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    • Lovell, James
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    • Washington Presidency


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By the last post I was favoured with yours of the twenty first of May. Mr. Duncan I presume has not come on. Neither by his letter or your own am I made acquainted with his Views or the Object of his Wishes—I can only say to him as to all others, that his application must be made to the President and it ought to be in writing. Your testimony in his favr will have weight—I thank you Sir for...
There is no such point in dispute, as that you mention in your favour of the 9th. The only question is concerning the title of the first man. All the world sees the absurdity and feels the humiliation of giving the titled of excellency, which is only a provincial, or diplomatic title of the lowest order, to a great Prince vested with the whole executive authority of Government in a nation, who...
I have not yet answered your letter of the 26 of July. You guess well—I find that I shall have all the unpopular questions to determine: and shall soon be pronounced Hostes republicani generis—What they will do with me I know not, but must trust to Providence. You insinuate that I am accused "of deciding in favor of the power of the prime because I look up to that goal" That I look up to that...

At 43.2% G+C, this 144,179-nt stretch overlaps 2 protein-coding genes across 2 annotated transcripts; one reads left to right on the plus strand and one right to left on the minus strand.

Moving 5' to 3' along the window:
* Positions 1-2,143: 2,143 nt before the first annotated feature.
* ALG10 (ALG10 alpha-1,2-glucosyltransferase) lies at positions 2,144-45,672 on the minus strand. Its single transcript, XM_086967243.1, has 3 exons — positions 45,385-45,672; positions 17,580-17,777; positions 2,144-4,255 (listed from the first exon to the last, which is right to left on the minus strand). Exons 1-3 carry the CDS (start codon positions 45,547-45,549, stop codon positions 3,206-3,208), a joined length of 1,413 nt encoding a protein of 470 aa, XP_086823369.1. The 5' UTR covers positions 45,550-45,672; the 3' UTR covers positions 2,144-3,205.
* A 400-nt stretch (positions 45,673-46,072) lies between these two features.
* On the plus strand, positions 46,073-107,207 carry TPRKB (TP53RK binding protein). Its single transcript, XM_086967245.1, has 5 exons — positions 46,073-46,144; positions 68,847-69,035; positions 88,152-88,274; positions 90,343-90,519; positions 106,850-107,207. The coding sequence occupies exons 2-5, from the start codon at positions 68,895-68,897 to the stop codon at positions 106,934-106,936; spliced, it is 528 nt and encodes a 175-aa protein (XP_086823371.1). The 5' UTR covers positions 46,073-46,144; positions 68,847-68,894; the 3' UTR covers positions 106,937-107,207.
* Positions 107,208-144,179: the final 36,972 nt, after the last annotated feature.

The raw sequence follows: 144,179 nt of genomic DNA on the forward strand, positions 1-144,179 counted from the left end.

I am much obliged by your favor of March 20th and very apprehensive that this is not the only letter of yours unanswered. To leave your letters unanswered is in me very bad œconomy. The General is arrived here; but has as yet said nothing to me of his business. Doctor Craigie shall have all the aid in my power to give him, in his pursuit of justice in your affair: but I do not at present see...
Various circumstances have prevented an earlier answer to your letter of the 22d of August last. The question referred to having been stated to the Attorney General, you will receive a copy of his opinion herewith enclosed, in which I concur. I am Sir   Your obedient Servant L[S] , RG 36, Collector of Customs at Boston, Letters from the Treasury, 1789–1807, Vol. 4, National Archives. Although...
Treasury Department, February 20, 1794. “I am to acknowlege the receipt of your letter of the 31st ultimo, respecting the Petition of the Inspectors and to assure you that early and proper attention will be paid to the subject.” L[S] , RG 36, Collector of Customs at Boston, Letters from the Treasury, 1789–1807, Vol. 4, National Archives; copy, RG 56, Letters to the Collector at Boston,...